- The Washington Times - Tuesday, May 30, 2006

The United States and Britain are concerned that Russia has banned a top Western businessman who was waging a war on corruption and crime in the country’s boardrooms, and are considering raising the issue with President Vladimir Putin at the Group of Eight meeting in July.

William F. Browder, the chief executive of Hermitage Capital Management Ltd., the largest fund for Western investors in Russia with $4 billion in assets, was declared “persona non grata” and barred from the country in November. Russian security forces said he was a “security risk.”

Mr. Browder thinks the security forces are aligned with corrupt corporate executives he is fighting. He has appealed to Mr. Putin to restore his access to the country.

How Mr. Putin responds will determine whether the incident turns out to be a passing misunderstanding or the beginning of a new round of curtailments in economic and personal freedom in Russia, with particular costs for Western citizens who do business, invest and live there.

Anything perceived as a broad assault on Western investors in Russia eventually would rebound on Mr. Putin and create economic difficulties for the country, which is experiencing an economic boom from a flood of revenue brought in by its lucrative oil and gas exports.

“Maybe I’m the canary in the coal mine,” Mr. Browder said in an interview in between visits to congressional, White House and State Department offices recently to present his case and plead for help. He noted he is not the first businessman to be banned arbitrarily from Russia as a “security risk.”

In 2004, BP PLC employees were barred from entering after a dispute with the company’s Russian partners, but the conflict was resolved after Britain intervened.

Britain has brought the case of Mr. Browder, a British citizen who was born in the United States, to the attention of Russian authorities as well.

“This is a man who has brought billions of dollars to Russia and who speaks out defending Russian economic policy,” said Anthony Brenton, Britain’s ambassador to Russia. “This seems to me to be very damaging to Russia. We’ve never had a detailed or proper explanation of why he has been excluded.”

Mr. Browder said he has counted Mr. Putin as an ally in the past. The president personally intervened to shut down a scandal at Gazprom, the giant energy company, after Hermitage uncovered and publicized it in its campaign to clean up Russian businesses. Mr. Putin has said he will not tolerate corruption in the boardrooms and state bureaucracy.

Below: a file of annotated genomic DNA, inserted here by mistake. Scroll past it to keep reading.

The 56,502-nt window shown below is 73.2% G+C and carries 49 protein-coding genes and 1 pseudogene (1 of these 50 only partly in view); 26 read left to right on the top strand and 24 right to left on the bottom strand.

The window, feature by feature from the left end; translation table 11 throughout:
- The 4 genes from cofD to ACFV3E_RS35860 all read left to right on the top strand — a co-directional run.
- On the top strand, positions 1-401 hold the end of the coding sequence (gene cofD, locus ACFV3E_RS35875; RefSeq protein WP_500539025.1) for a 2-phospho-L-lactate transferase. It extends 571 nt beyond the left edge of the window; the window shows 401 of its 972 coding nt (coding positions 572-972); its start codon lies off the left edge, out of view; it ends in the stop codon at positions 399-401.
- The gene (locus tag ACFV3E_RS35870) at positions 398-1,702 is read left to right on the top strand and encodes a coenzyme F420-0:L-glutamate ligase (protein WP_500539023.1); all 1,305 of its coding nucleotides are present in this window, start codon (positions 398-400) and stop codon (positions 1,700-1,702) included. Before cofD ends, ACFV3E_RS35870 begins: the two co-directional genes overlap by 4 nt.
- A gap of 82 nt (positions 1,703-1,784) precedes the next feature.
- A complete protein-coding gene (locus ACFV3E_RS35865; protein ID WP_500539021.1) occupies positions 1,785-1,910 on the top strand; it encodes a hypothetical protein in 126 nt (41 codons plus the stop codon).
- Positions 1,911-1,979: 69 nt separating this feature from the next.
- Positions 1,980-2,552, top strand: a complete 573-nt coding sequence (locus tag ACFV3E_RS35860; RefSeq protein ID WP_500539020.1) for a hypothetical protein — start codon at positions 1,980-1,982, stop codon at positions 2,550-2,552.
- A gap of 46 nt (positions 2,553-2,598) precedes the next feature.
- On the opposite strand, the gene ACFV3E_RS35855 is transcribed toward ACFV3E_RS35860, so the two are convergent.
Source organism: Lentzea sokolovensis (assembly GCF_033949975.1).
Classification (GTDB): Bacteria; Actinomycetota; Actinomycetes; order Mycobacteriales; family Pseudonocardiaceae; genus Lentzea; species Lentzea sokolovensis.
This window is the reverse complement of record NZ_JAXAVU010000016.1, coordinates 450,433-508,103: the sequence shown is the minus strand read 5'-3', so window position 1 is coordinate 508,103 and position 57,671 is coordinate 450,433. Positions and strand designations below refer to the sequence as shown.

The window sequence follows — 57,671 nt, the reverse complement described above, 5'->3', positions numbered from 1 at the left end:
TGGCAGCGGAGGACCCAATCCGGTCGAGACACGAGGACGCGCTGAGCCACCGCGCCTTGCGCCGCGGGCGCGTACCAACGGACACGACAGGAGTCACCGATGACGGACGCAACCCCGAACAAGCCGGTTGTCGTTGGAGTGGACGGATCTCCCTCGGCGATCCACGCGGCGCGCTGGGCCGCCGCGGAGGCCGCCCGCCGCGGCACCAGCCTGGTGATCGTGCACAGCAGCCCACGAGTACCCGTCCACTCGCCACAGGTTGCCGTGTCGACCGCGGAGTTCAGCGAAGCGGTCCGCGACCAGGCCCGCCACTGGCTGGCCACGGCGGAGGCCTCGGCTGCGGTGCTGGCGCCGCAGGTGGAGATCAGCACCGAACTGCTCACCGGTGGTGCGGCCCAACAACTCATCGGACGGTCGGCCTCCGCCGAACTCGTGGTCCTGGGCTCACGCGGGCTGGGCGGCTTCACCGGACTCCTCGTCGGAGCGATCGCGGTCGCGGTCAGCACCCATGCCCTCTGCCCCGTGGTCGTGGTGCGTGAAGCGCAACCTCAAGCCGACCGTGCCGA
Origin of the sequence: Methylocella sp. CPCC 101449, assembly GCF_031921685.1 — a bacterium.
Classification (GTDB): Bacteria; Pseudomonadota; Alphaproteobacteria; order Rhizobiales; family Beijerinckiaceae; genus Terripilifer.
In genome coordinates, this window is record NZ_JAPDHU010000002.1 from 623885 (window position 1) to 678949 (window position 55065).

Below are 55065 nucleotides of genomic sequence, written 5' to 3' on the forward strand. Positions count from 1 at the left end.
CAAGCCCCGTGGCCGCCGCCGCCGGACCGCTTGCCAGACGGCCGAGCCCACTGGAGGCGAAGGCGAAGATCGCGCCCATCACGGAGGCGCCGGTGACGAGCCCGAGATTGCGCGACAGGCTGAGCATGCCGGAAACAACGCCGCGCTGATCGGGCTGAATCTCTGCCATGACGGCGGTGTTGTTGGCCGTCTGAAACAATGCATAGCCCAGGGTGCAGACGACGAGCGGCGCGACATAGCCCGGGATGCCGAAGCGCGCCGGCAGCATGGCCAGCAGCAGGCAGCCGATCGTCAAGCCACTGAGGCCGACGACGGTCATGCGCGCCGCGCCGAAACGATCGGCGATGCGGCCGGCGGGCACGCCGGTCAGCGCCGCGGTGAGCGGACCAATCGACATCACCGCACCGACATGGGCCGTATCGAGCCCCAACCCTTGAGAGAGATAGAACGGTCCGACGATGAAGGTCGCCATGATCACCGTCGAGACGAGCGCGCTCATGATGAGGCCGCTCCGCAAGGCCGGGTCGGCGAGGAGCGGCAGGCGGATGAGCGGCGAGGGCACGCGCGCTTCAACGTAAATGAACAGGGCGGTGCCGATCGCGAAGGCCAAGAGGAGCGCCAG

Mr. Browder said he has the ear of economic reformers in Mr. Putin’s Cabinet, including Finance Minister Alexei Kudrin and Trade Minister German Gref, who have submitted inquiries on his behalf. But for months, Mr. Putin has put off deciding between his economic advisers and his security staff, perhaps because someone close to him was behind the visa ban, the finance executive said.

“He’s letting the inmates take over the asylum,” Mr. Browder said. “But if he tries to keep out the largest foreign investor, what’s everyone else going to think? If they can arbitrarily lock out a person who spent 10 years of his life and provided $4 billion in investment, they could do this to anybody.”

Mr. Browder, who has been the target of physical threats, lawsuits, phone bugging and other harassment, said he made some rich and powerful enemies among Russia’s corporate elite as a result of charges he has leveled against a list of powerful Russian companies, including Gazprom and the state banking empire, Sberbank.

“Trying to clean up companies has made a lot of people unhappy,” and someone is exacting vengeance, he said. “We stand between somebody and their ill-gotten gains.”

A 2000 Hermitage study exposed a fraud at Gazprom involving asset stripping, export losses and cost overruns. It prompted the firing of Gazprom’s chief executive and his replacement by Mr. Putin’s candidate, Alexei Miller, who had a mandate to recover lost assets worth $5 billion. That helped prompt a 1,700 percent increase in the company’s stock price.

Boris Fyodorov, a Gazprom board member who has clashed with Mr. Browder, said the finance mogul has a loud mouth that has earned him a reputation as a troublemaker. Mr. Fyodorov said he doesn’t know why the executive was expelled, but added, “My personal view is that he’s such an obnoxious personality that you can find a thousand reasons.”

A spokesman for the Russian Embassy’s trade office said in Washington yesterday that he did not know whether discussions to restore Mr. Browder’s access were taking place and that his office had no comment.

Mr. Browder’s protest against questionable closed subscription stock sales at Sberbank in 2000 led the Russian parliament to enact a law banning dilutive share issues in 2001, which spurred a twentyfold increase in the bank’s stock price.

“We are trying to stop people from stealing,” Mr. Browder said. “We are trying to expose leaking and graft.”

About a quarter of the money Mr. Browder manages comes from U.S. investors, so he said his story has been heard with sympathy by top officials in Washington, who have promised to pursue his case at the G-8 meeting in St. Petersburg if Mr. Putin hasn’t resolved it by then.

Given Russia’s desire to join the World Trade Organization by the end of the year and otherwise be accepted among the “club” of developed countries, Mr. Putin can ill afford arbitrary actions such as this that sour the business and investment climate, Mr. Browder said.

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